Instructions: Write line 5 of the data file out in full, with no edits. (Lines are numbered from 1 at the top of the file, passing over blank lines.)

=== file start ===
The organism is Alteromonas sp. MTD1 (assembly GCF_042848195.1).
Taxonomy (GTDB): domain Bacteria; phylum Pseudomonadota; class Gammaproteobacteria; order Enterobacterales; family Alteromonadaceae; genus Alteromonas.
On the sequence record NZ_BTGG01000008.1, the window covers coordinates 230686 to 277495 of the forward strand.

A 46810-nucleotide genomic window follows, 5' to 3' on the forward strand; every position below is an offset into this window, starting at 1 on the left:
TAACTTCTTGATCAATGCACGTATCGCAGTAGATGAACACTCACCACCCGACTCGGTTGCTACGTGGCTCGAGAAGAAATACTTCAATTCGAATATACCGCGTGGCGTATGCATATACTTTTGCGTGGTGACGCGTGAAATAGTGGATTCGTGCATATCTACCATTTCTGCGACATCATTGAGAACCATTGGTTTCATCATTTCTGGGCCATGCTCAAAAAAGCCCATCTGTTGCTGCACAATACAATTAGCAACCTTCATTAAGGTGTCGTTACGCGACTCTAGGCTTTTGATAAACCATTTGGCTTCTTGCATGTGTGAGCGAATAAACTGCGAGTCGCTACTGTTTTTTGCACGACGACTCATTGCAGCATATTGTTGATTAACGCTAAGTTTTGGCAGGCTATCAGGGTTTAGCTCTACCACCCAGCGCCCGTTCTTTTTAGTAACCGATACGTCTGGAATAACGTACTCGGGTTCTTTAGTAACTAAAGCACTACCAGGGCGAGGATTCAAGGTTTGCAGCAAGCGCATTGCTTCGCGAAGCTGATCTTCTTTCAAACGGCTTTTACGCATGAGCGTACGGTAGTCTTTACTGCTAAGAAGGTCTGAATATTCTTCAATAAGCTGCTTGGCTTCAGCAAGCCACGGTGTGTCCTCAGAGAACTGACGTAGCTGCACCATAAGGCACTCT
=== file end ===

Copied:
TAACTTCTTGATCAATGCACGTATCGCAGTAGATGAACACTCACCACCCGACTCGGTTGCTACGTGGCTCGAGAAGAAATACTTCAATTCGAATATACCGCGTGGCGTATGCATATACTTTTGCGTGGTGACGCGTGAAATAGTGGATTCGTGCATATCTACCATTTCTGCGACATCATTGAGAACCATTGGTTTCATCATTTCTGGGCCATGCTCAAAAAAGCCCATCTGTTGCTGCACAATACAATTAGCAACCTTCATTAAGGTGTCGTTACGCGACTCTAGGCTTTTGATAAACCATTTGGCTTCTTGCATGTGTGAGCGAATAAACTGCGAGTCGCTACTGTTTTTTGCACGACGACTCATTGCAGCATATTGTTGATTAACGCTAAGTTTTGGCAGGCTATCAGGGTTTAGCTCTACCACCCAGCGCCCGTTCTTTTTAGTAACCGATACGTCTGGAATAACGTACTCGGGTTCTTTAGTAACTAAAGCACTACCAGGGCGAGGATTCAAGGTTTGCAGCAAGCGCATTGCTTCGCGAAGCTGATCTTCTTTCAAACGGCTTTTACGCATGAGCGTACGGTAGTCTTTACTGCTAAGAAGGTCTGAATATTCTTCAATAAGCTGCTTGGCTTCAGCAAGCCACGGTGTGTCCTCAGAGAACTGACGTAGCTGCACCATAAGGCACTCT